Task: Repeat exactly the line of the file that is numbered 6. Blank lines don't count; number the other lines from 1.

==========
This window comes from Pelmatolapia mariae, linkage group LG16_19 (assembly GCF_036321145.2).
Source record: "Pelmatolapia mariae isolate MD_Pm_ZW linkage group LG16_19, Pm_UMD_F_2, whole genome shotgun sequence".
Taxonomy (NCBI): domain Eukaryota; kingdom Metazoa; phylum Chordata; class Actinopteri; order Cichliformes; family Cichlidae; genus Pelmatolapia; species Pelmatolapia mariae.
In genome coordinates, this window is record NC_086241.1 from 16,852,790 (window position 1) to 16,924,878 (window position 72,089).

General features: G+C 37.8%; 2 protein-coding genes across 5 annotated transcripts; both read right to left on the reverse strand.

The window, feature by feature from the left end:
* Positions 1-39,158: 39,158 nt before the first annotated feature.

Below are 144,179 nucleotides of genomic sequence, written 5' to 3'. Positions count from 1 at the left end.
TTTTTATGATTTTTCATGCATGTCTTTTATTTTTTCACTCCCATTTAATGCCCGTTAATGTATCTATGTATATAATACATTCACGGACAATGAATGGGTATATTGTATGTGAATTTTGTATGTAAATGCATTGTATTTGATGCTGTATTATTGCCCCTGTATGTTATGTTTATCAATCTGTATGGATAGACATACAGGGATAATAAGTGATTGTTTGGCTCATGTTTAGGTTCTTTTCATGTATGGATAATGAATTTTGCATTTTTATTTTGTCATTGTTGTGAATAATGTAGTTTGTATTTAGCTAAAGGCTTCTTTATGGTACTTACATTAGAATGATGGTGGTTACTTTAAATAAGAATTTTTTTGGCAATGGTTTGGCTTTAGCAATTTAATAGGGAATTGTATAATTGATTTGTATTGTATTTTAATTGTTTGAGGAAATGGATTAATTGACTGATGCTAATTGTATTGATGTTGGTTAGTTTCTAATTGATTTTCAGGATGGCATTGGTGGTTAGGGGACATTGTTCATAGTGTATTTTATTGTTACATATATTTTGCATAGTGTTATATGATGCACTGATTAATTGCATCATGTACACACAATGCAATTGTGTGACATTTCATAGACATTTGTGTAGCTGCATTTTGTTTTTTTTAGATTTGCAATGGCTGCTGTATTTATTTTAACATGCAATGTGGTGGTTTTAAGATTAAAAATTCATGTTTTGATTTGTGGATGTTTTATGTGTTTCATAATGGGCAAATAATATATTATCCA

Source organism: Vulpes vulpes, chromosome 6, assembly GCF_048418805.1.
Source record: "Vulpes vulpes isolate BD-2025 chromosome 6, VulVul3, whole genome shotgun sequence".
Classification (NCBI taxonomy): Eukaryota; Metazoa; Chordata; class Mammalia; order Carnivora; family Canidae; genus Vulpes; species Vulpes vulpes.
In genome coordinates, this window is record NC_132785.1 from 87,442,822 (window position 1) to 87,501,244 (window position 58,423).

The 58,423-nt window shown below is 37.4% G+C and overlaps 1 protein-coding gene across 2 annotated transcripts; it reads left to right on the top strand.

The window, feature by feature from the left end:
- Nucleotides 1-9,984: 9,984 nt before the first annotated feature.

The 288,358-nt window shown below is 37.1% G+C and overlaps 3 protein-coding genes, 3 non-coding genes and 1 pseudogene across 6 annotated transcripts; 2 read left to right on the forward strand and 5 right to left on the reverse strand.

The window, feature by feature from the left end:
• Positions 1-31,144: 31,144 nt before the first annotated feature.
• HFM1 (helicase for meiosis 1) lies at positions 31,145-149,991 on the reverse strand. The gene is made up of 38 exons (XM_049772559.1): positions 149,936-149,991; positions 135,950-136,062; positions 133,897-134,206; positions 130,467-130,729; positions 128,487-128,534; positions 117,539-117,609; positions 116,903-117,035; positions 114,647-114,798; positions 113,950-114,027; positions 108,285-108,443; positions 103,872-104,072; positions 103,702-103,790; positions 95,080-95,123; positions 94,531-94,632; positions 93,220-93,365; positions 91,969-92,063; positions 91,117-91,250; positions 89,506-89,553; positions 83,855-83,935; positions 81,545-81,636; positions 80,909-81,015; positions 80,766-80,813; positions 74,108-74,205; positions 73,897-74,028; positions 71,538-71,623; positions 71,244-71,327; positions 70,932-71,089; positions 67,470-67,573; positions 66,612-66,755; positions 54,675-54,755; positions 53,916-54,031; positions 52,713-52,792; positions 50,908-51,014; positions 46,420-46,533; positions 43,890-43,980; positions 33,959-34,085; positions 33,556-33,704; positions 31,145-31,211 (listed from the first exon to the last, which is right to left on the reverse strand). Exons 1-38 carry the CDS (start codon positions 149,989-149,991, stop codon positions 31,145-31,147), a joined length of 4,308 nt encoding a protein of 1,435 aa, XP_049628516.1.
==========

The window, feature by feature from the left end: